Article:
John is a Canadian roots musician. His songs are acoustic,
with a country/folk feel and often a funny twist or two. Whether
upbeat or reflective, they are grounded in his experiences and
reveal his passion for the people he has met and the land he
loves. Often mixing in the songs of other artists, John performs
with an energy that is contagious. Listeners cannot help but be
moved and entertained.

In a sometimes difficult world, his most recent CD, Somebody
Stole my Canoe, is refreshingly optimistic. In it he tells about
the last frontier cowboy and his 93-year-old father-in-law, who
was still collecting way too much stuff at garage sales. In “Not
from Texas”, with a nod to Lyle Lovett, he challenges
Canadians to be proud of where they live. Behind these
well-crafted songs are mandolin and slide guitar breezes,
harmonica, upright bass and the tasteful drumming of
co-producer Don Kerr (from the Rheostatics and Ron
Sexsmith’s group).

Born in Toronto, John grew up in small town Ontario and
studied Forestry at University of Toronto. While working in
Norway one summer, he broke his leg in a motorcycle
accident. During recovery, he took up guitar. Bitten by the
travel bug, he set off after graduation to see the world. He
was a door-to-door salesman in Vancouver; studied aikido,
Japanese and played guitar in bars in Tokyo; and sold cars
and did hydrographic surveying in Vietnam during the war.
After getting fired for singing protest songs, he hitchhiked
throughout Southeast Asia, worked with the aborigines in
northern Australia, and lived and climbed in the mountains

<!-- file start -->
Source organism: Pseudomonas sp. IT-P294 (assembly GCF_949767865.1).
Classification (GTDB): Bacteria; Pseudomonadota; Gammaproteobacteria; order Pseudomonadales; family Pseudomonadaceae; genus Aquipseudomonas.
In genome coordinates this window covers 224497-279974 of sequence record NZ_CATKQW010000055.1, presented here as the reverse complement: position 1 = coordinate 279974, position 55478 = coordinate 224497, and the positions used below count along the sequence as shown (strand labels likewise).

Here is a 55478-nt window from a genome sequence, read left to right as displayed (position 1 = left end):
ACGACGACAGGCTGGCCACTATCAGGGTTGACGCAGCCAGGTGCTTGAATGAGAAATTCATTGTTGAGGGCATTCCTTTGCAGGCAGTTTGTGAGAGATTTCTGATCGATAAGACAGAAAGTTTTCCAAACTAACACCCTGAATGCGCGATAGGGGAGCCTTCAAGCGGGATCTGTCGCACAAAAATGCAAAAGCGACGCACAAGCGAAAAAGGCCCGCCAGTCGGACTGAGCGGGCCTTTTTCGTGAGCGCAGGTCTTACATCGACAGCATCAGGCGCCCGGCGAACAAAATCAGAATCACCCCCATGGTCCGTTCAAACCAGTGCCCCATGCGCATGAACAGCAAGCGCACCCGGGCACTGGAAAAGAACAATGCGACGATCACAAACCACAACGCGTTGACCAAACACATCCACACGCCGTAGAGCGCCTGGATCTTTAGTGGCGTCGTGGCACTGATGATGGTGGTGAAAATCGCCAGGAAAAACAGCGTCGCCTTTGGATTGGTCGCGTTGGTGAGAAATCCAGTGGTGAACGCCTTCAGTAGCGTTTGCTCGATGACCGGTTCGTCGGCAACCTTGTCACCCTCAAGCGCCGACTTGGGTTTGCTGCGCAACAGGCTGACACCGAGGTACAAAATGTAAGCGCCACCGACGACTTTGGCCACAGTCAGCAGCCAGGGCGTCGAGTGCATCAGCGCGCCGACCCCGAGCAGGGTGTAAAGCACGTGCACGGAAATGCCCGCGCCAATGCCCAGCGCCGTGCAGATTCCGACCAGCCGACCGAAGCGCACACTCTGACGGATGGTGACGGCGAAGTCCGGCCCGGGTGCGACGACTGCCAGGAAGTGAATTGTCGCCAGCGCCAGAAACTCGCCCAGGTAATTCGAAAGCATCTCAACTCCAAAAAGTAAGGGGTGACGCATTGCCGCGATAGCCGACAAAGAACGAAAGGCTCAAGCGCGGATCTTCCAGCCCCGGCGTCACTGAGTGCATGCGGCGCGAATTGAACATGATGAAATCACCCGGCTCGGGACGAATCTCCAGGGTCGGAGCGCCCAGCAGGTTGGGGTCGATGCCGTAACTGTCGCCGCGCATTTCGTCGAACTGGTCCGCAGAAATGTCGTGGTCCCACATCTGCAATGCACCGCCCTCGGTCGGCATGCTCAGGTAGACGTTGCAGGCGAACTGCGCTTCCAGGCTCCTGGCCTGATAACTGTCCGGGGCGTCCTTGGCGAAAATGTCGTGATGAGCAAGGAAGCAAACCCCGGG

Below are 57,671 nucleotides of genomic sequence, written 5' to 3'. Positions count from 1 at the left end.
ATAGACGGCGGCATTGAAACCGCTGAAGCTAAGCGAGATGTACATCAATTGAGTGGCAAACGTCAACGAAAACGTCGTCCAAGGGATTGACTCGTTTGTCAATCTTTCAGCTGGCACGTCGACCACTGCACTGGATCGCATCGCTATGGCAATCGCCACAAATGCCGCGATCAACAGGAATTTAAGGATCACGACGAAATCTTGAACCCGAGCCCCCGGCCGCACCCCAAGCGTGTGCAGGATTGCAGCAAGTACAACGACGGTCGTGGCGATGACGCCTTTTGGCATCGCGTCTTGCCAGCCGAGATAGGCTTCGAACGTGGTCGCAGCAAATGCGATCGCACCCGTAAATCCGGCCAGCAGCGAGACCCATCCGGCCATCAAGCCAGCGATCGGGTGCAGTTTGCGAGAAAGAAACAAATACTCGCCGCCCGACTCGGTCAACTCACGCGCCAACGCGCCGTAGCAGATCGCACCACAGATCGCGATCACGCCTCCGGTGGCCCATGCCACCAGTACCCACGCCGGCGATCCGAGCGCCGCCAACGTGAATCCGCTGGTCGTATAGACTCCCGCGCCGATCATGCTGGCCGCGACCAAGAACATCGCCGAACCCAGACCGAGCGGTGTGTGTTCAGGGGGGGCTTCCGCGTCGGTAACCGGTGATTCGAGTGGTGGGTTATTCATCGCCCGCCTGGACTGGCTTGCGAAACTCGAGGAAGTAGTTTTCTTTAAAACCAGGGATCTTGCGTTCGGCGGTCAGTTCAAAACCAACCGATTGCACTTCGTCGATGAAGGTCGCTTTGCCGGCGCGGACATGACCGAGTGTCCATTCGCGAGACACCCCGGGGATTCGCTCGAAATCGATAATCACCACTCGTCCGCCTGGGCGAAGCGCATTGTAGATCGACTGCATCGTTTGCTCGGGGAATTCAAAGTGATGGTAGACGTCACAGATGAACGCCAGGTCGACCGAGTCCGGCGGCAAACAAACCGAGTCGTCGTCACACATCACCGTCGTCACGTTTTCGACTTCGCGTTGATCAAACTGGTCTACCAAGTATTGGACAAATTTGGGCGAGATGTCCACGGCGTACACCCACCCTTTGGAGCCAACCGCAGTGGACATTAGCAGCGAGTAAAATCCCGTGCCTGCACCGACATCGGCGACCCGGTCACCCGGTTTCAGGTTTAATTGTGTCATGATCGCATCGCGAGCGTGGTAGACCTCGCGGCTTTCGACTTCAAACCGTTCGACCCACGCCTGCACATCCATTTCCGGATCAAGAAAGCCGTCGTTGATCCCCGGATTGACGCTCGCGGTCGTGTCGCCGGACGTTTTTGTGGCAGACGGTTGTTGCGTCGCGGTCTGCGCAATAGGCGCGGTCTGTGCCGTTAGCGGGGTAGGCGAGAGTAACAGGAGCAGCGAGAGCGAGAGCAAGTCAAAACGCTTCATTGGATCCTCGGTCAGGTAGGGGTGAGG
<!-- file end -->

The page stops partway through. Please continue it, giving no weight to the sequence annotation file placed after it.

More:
of New Zealand. Always with guitar on his back, he traveled
overland from India to Europe and after 4 years, back home.

Big changes were taking place in the ‘70s and John thought
he could “change the world” more as a teacher than as a
forester. He lived in the Therafields community in Toronto
where his personal growth and creativity were supported and
his song-writing and performing skills flourished. By day, he
taught young adolescents, while evenings and weekends
were often spent singing and playing in coffee houses and
bars in southern Ontario. In 1983 he co-founded Quest
Alternative School, a small, creative and very popular
program for grade 7 and 8.

He retired from teaching in 1999, to record some of the songs
he’d written over the years. His first CD, No Second Chance, 
has songs about people he’s known – a canoe builder, an
alcoholic, a hooker. He writes about his log cabin in the north
woods, the mountains of B.C. or a lost love. All acoustic, with
some excellent back-up musicians, the tunes range from
gentle folk through breakneck bluegrass, to sleazy bar blues.

John lives with his wife, Julie, in a little house by the Humber
River. She “makes good pies and has a great laugh” and
continues to be a support and inspiration for his music.
Cambodia 1967
Therafields concert 1973
mid ‘70s
early ‘70s
John & Wendy, early '80s
late ‘70s
John & Paul, early '80s
John, Paul, Warren, early '90s
mid ‘90s
Gord & John 2005
John & John M., 2006
 
For downloadable images, contact John
photography Nancy Rahija
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